New technology may be the key to help properly diagnose patients and avoid common errors that affect a doctor’s judgment, such as poor communication, cognitive factors, and poor teamwork. According to CNN, although there are some concerns about the quality of care in data-driven healthcare, it’s expected that data science will eventually replace 80 percent of doctors’ responsibilities. Future technology will reduce costs, reduce physician workloads and improve patient care overall.

Several studies have pointed out issues in the healthcare system that are leading to unnecessary illnesses in patients and death. Almost 40,500 patients die in ICU in the United States each year due to misdiagnosis, according to a John Hopkins study. Another study revealed that system-related factors and cognitive factors were involved in 65 percent and 75 percent of studied diagnostic error cases, respectively. Premature closure, which occurs when the physician sticks with the initial diagnosis and ignores reasonable alternatives, was the most common cause of error.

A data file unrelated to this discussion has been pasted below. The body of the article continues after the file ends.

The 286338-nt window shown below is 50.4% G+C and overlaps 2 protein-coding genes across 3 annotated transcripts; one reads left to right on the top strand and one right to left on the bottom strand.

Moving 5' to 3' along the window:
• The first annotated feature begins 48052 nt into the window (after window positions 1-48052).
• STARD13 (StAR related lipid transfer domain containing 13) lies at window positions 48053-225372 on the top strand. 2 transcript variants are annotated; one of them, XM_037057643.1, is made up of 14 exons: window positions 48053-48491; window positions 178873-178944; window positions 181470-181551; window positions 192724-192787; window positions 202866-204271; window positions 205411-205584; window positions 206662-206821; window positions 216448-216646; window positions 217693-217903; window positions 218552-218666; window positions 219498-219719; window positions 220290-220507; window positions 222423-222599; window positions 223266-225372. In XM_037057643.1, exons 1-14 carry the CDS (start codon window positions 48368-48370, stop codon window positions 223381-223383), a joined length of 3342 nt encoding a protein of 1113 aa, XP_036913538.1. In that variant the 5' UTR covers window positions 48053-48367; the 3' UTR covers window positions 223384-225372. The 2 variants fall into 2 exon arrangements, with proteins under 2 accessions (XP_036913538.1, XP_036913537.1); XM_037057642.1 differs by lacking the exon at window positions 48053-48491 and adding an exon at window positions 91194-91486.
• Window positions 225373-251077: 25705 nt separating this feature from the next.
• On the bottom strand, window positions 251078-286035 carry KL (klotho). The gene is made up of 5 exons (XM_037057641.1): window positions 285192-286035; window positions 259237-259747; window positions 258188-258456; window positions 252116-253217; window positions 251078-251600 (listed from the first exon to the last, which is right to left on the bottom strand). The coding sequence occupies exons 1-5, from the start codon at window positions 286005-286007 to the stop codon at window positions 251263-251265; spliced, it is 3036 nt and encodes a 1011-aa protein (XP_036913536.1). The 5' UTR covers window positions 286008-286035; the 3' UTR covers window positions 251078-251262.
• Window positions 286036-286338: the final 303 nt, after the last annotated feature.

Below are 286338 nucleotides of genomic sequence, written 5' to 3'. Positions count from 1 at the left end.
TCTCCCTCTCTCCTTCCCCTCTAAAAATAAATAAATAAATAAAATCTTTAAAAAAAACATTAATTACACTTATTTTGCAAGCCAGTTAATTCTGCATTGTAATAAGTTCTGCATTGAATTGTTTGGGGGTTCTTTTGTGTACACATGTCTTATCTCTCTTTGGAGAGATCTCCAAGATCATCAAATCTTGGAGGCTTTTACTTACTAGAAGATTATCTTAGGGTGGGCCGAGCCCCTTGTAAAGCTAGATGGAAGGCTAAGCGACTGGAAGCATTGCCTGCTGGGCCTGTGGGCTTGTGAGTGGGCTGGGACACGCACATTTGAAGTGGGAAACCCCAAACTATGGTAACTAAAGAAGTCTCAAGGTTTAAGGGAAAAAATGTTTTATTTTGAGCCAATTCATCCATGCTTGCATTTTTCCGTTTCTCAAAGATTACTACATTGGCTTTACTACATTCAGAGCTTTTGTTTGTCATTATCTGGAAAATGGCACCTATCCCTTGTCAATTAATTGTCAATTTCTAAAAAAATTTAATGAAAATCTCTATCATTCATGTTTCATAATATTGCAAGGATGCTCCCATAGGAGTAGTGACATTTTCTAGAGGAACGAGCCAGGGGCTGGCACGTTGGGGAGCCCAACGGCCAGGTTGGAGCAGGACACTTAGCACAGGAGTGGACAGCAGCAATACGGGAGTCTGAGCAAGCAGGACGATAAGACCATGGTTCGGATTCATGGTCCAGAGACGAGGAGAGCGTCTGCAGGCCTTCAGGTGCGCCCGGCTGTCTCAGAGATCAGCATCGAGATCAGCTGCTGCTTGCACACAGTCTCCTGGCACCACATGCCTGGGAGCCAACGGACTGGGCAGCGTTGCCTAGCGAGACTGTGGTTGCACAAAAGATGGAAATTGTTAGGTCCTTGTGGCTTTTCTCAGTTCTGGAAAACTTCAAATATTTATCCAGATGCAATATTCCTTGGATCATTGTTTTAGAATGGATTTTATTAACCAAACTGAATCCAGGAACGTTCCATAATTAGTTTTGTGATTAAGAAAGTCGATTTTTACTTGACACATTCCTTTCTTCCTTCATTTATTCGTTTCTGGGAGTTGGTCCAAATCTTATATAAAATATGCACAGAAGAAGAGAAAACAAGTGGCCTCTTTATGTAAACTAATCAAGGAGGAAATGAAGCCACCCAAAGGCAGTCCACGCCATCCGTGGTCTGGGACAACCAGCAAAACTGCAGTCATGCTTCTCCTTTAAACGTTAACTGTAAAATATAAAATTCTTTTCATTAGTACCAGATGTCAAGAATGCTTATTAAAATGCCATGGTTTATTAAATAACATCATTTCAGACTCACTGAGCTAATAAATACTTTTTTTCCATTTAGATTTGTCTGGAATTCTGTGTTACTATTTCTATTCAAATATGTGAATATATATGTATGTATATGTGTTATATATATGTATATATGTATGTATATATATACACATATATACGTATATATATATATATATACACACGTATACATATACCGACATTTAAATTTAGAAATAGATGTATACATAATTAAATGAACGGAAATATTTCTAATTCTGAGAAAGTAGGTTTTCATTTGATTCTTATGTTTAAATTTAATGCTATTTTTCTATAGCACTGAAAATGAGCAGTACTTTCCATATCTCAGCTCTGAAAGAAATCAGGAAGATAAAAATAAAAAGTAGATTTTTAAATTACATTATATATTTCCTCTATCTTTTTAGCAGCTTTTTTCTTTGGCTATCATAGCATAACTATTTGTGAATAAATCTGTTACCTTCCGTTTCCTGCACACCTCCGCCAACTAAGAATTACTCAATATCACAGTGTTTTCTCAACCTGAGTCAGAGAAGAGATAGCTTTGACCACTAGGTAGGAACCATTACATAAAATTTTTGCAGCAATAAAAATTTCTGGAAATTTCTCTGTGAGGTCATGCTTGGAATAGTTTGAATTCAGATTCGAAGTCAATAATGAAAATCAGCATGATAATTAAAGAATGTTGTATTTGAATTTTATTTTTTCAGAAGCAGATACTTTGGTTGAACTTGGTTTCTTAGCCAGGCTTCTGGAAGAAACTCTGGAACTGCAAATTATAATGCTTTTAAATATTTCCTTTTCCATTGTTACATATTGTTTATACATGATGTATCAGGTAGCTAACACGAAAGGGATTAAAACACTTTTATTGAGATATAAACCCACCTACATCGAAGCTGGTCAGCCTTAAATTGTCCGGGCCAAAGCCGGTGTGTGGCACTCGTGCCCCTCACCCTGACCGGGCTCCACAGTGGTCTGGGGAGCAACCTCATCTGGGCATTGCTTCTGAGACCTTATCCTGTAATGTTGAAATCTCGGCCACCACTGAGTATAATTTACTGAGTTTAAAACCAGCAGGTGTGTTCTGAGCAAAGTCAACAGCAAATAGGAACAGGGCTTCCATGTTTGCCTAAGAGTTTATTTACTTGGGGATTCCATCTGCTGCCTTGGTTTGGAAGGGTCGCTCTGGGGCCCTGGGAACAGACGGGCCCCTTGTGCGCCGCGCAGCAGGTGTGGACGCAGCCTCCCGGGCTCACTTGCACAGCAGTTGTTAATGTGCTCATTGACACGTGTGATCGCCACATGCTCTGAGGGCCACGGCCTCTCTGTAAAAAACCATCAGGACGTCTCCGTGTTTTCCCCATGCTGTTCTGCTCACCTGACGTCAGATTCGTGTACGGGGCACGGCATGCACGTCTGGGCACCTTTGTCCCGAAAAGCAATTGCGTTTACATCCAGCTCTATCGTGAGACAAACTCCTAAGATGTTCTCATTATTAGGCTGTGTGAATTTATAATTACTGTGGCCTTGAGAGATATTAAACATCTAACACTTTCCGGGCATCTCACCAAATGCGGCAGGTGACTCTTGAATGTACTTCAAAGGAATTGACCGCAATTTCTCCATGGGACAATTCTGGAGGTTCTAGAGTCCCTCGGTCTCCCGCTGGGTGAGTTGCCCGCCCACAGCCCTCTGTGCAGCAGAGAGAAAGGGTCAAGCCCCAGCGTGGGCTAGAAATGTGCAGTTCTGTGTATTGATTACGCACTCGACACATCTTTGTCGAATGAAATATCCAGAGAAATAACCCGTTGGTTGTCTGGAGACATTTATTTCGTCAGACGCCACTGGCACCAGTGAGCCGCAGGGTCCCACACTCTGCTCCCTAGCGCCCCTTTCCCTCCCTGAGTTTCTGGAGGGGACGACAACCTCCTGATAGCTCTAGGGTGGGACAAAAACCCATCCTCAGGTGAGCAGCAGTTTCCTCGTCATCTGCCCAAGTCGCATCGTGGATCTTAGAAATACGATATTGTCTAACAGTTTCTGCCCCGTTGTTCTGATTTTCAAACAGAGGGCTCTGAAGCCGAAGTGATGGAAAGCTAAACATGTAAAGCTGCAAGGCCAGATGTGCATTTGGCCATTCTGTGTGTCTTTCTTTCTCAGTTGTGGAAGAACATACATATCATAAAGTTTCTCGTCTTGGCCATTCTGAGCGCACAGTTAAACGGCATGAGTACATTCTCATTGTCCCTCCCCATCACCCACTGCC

Computers may prove to be superior to the limited mental capabilities of physicians. The technology would be able to consider the latest research articles, remember the thousands of diseases, and integrate considerations of patient symptoms, history, demeanor and environmental factors. Data-driven healthcare can also lead to more consistent diagnosis and treatment plans, since multiple physicians who look at the same patient can report varying diagnoses.

However, the technological innovations in healthcare would take time to develop and perform efficiently. Critics also argue that healthcare is also about building relationships between patients and their providers. Some believe that data-driven technology will lead to less personal care. While many people agree that you can get questions answered better by a person than a computer, those who are in favor of the new technology explain that nurses, nurse practitioners, and other non-MD caregivers can serve in this role and cost less than physicians.

Senior VP of engineering at Nuance Healthcare, Joe Petro, explains that patients, providers or health IT vendors will never endorse a technology that does not put patient care first. However, Petro emphasizes that if we don’t find ways to apply technology and best practices to address healthcare inefficiencies and out of control costs, “then issues like the ‘fiscal cliff’ and ‘debt ceiling’ will continue to haunt U.S. government and the general public at large for the foreseeable future.”